12 Days of Classics – #PayClassicsForward

They always-brilliant Aurora of one of my favorite classic movie blogs, Once Upon a Screen, has come up with a stellar idea for us to spread holiday cheer and classic Hollywood love by combining the “twelve days of Christmas” concept with film-related themes. In her own words:

“Let’s give the gift of movies.
Here’s the challenge… pick movie recommendations to the ’12 Days of Christmas’ theme as I’ve done below. Keep in mind that movie choices should be those you think would appeal to non classics fans. Let’s grow our community and #PayClassicsForward.”

The “twelve days” themes are as follows: ONE directorial debut, TWO duos, THREE foreign films, FOUR soundtracks, FIVE westerns, SIX dance routines, SEVEN comedies, EIGHT films noir, NINE inspiring movies (non holiday fare), TEN performances, ELEVEN movies for children (not animated and assuming everyone has seen The Wizard of Oz),  and TWELVE heroes. You can view the original post at Once Upon a Screen, and read my selections below!

ONE directorial debut

(Image via Movie Poster Shop)

(Image via Movie Poster Shop)

The Maltese Falcon (1941) – Directorial debut of John Huston

TWO duos

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Left: Myrna Loy and William Powell
Right: Joan Blondell and James Cagney

THREE foreign films

(Screen capture by Lindsey for TMP)

(Screen capture by Lindsey for TMP)

Prapancha Pash (1929)

(Image via Toutlecine)

(Image via Toutlecine)

Orphée (1949)

(Image via The Nitrate Diva)

(Image via The Nitrate Diva)

Cronaca di un amore (1950)

FOUR soundtracks

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I’m going all Garland, all day for this one:
Meet Me in St. Louis, The Wizard of Oz, The Pirate, The Harvey Girls

FIVE westerns

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From left: The Gunfighter (1950), Once Upon a Time in the West (1968), The Brass Legend (1956), Forty Guns (1957), Belle of the Yukon (1944)

SIX dance routines

(Screen capture by Lindsey for TMP)

(Screen capture by Lindsey for TMP)

An obvious choice is The Nicholas Brothers’ famous routine from Stormy Weather — just plain brilliant. I also adore Astaire and Rogers in Swing Time, “Prehistoric Man” from On the Town, the Gene Kelly/Rita Hayworth/Phil Silvers hoofin’ trio of Cover Girl, Jessie Matthews’ glittery finale dance from It’s Love Again, and the brilliant rooftop dance scene performed by Marge and Gower Champion in Give a Girl a Break!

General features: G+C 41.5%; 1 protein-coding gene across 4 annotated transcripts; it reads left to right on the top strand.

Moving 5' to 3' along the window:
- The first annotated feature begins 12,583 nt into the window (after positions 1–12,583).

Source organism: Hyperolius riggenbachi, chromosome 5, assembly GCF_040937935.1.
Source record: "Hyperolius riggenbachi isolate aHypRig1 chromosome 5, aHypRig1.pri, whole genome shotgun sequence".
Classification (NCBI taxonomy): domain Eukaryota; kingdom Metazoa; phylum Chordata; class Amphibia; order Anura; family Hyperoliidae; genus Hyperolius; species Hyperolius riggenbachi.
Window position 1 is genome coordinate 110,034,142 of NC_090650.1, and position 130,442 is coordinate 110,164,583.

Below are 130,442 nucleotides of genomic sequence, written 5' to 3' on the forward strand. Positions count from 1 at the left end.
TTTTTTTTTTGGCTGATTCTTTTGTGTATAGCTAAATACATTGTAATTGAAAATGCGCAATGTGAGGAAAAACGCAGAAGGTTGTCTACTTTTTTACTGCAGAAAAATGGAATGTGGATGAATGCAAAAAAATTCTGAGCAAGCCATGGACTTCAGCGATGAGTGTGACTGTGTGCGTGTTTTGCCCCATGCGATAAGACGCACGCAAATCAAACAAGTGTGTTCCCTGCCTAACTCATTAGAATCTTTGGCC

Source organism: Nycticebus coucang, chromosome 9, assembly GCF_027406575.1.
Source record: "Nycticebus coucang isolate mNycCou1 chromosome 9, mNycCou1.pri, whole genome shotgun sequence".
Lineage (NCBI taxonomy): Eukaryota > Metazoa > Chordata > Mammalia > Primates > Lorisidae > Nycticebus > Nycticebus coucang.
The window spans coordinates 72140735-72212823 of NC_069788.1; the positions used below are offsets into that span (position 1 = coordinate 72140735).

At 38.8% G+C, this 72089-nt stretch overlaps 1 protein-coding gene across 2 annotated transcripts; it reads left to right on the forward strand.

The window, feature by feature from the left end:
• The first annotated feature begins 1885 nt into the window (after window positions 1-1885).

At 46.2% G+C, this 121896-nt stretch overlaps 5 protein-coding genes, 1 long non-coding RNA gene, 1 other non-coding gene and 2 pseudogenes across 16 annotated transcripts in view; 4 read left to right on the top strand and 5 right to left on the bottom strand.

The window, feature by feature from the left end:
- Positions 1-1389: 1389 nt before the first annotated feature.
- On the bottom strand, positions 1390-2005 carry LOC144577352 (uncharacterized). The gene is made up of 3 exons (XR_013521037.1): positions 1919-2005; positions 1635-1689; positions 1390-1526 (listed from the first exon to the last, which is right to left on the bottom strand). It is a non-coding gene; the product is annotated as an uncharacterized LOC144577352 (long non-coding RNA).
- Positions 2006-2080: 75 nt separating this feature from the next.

SEVEN comedies

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Clockwise from Cary: Arsenic and Old Lace, How to Marry a Millionaire, Wife Versus Secretary, Midnight, My Favorite Wife, Topper, Auntie Mame

EIGHT films noir

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From the top: Scarlet Street, Angel Face, Double Indemnity, Detour, Dark Passage, Out of the Past, The Window and Raw Deal

NINE inspiring movies

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Top row: The Best Years of Our Lives, City Lights, The Keys of the Kingdom
Center row: The Southerner, Now, Voyager, The Miracle Woman
Bottom row: To Kill a Mockingbird, The Pride of the Yankees, Meet John Doe

TEN performances

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Above: Barbara Stanwyck – The Bitter Tea of General Yen, Natalie Wood – This Property is Condemned, Vivien Leigh – Waterloo Bridge, Bette Davis – The Letter, Olivia de Havilland – The Heiress

Below: Cary Grant – Charade, Agnes Moorehead – Dark Passage, Rosalind Russell – The Women, Vincent Price – The Tingler, Henry Fonda – The Grapes of Wrath

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ELEVEN movies for children

Once Upon a Time (1944), The Canterville Ghost (1944), The Shaggy Dog (1959), The Sound of Music (1965), National Velvet (1944), Rebecca of Sunnybrook Farm (1938),  Little Women (1933), Nancy Drew… Detective (1938), Nancy Drew… Reporter (1939), Nancy Drew… Trouble Shooter (1939), Nancy Drew and the Hidden Staircase (1939)

TWELVE heroes

Jane Darwell and Henry Fonda in 'The Grapes of Wrath' (Image via Pinterest)

Jane Darwell and Henry Fonda in ‘The Grapes of Wrath’ (Image via Pinterest)

Since I’m not one for superheroes or swashbuckling lads, I’ve chosen as “heroes” twelve characters that I think embody some sort of strength or bravery. They’re not flawless characters (I’m looking at you, Ms. O’Hara!), but they’re fascinating to me, and I think they’d capture the interest/imagination of just about any viewer. Alphabetically by the character’s first name –

Alan Thorndike – Man Hunt
Belinda – Johnny Belinda
Dorothy Gale – The Wizard of Oz
John Kennedy – The Tall Target
Lou Gehrig – The Pride of the Yankees
Ma Joad – The Grapes of Wrath
Melsa Manton – The Mad Miss Manton
Oliver Bradford – The Enchanted Cottage
Scarlett O’Hara – Gone With the Wind
Victor Laszlo – Casablanca
Violette – Carve Her Name with Pride
Wilse Dilling – The Shock

There you have it — twelve whole days of my #PayClassicsForward picks, all in one post! Join Aurora (and now, TMP) in this celebration of classic film by sharing your choices on your own blog or on social media!

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10 thoughts on “12 Days of Classics – #PayClassicsForward

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